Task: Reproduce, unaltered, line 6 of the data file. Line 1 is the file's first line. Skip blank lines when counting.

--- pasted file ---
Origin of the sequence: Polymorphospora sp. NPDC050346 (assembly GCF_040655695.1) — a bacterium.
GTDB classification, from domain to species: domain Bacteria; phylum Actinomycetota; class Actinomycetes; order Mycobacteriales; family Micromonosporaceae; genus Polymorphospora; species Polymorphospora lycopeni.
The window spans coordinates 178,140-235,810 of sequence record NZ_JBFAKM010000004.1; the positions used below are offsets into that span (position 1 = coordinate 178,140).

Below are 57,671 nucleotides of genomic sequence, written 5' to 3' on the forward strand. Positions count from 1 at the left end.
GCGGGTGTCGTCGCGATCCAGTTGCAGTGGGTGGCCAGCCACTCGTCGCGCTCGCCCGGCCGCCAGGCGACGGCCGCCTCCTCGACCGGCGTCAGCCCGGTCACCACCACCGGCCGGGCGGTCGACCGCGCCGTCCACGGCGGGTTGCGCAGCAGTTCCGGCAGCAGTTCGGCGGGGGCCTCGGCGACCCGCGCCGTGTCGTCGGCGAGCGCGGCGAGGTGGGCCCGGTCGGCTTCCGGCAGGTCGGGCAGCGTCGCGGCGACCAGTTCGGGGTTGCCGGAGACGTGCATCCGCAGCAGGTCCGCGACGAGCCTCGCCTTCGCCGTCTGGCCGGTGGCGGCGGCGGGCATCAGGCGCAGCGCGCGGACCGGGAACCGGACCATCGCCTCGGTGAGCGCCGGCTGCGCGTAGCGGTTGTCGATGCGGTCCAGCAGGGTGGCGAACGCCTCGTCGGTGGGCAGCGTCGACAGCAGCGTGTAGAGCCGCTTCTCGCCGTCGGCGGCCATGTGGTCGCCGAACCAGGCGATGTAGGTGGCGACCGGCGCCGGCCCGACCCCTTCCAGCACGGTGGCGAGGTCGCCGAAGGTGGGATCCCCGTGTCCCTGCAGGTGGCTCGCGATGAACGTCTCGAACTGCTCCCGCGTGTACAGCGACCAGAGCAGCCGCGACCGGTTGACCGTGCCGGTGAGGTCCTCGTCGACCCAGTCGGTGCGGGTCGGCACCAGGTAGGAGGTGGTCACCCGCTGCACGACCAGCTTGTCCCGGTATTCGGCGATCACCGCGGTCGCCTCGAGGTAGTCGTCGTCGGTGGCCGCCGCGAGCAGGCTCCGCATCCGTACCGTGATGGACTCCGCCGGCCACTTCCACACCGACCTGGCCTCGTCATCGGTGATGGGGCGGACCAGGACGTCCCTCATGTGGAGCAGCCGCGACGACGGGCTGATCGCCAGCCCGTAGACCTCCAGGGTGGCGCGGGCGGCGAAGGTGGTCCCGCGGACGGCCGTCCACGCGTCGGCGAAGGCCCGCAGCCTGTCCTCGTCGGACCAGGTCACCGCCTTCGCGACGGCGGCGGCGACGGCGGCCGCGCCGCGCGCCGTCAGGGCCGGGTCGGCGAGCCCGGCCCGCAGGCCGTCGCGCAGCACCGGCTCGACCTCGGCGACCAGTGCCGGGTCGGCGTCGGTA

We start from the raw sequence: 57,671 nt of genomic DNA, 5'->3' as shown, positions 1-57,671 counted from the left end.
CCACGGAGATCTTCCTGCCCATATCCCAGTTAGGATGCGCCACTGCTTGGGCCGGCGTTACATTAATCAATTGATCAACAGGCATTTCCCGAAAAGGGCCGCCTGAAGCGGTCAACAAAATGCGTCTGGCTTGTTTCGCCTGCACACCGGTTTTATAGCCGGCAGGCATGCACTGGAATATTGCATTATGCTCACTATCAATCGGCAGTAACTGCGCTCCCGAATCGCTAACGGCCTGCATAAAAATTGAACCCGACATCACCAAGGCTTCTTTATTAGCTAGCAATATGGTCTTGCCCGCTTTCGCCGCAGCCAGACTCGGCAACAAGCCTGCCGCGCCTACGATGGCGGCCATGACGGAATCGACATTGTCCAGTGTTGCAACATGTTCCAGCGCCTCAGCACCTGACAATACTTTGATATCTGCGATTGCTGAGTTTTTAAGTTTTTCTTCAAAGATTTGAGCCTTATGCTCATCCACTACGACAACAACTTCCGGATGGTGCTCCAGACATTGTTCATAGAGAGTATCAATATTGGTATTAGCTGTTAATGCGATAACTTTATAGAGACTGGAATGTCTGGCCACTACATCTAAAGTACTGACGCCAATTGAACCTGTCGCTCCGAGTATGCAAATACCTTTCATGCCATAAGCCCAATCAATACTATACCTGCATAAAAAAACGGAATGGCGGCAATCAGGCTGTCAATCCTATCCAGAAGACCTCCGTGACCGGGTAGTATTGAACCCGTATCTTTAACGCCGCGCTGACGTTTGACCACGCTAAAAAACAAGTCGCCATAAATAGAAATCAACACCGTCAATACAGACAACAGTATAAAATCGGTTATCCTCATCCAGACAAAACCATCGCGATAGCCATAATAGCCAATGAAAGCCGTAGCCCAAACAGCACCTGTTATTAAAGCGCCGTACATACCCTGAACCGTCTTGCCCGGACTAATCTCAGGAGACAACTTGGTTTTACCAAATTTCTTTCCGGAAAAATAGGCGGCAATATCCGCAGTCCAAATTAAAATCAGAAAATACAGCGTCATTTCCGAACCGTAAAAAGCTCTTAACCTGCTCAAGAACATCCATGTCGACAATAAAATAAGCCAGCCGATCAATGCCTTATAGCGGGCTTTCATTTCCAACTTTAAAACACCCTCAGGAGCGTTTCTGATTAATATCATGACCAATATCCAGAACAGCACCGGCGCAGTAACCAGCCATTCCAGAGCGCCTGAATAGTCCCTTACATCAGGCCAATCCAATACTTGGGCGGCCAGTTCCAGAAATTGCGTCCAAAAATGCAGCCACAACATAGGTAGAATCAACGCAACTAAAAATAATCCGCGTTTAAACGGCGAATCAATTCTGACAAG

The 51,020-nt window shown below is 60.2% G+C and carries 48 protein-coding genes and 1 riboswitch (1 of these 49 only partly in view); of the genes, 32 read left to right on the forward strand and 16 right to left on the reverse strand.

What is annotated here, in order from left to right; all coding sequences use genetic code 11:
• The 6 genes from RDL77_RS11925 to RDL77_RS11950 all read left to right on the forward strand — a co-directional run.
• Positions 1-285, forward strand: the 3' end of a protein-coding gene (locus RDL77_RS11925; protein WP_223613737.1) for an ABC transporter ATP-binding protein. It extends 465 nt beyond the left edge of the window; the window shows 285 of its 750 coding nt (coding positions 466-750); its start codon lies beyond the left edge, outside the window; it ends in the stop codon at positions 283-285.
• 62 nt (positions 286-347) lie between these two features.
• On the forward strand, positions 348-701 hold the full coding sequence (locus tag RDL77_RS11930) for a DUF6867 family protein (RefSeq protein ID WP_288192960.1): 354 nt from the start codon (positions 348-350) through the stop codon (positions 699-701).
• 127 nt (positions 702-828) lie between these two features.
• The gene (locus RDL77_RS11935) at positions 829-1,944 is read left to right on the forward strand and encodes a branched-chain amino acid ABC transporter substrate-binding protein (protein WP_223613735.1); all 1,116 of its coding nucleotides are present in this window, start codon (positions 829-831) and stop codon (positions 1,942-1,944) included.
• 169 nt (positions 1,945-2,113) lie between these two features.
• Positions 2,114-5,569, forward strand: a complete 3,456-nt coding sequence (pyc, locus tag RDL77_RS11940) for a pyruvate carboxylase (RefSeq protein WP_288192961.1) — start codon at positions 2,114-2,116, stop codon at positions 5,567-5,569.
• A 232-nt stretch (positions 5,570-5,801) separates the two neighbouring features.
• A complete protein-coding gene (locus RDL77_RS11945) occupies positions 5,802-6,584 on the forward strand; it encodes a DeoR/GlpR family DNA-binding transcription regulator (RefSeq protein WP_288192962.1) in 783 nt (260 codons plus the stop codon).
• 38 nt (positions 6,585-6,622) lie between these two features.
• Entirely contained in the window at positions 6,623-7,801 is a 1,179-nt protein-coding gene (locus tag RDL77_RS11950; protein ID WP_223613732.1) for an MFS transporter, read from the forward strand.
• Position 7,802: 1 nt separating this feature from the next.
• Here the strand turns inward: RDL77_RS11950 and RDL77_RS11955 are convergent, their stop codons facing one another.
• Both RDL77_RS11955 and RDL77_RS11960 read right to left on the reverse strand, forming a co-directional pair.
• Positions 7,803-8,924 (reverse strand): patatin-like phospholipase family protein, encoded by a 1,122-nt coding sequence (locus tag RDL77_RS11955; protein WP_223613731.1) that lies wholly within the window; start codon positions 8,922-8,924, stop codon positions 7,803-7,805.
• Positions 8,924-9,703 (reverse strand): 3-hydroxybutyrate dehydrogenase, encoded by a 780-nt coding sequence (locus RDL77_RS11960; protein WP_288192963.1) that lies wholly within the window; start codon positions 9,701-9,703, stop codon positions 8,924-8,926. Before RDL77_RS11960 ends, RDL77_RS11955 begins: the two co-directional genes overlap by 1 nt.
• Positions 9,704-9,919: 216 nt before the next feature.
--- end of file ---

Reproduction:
We start from the raw sequence: 57,671 nt of genomic DNA, 5'->3' as shown, positions 1-57,671 counted from the left end.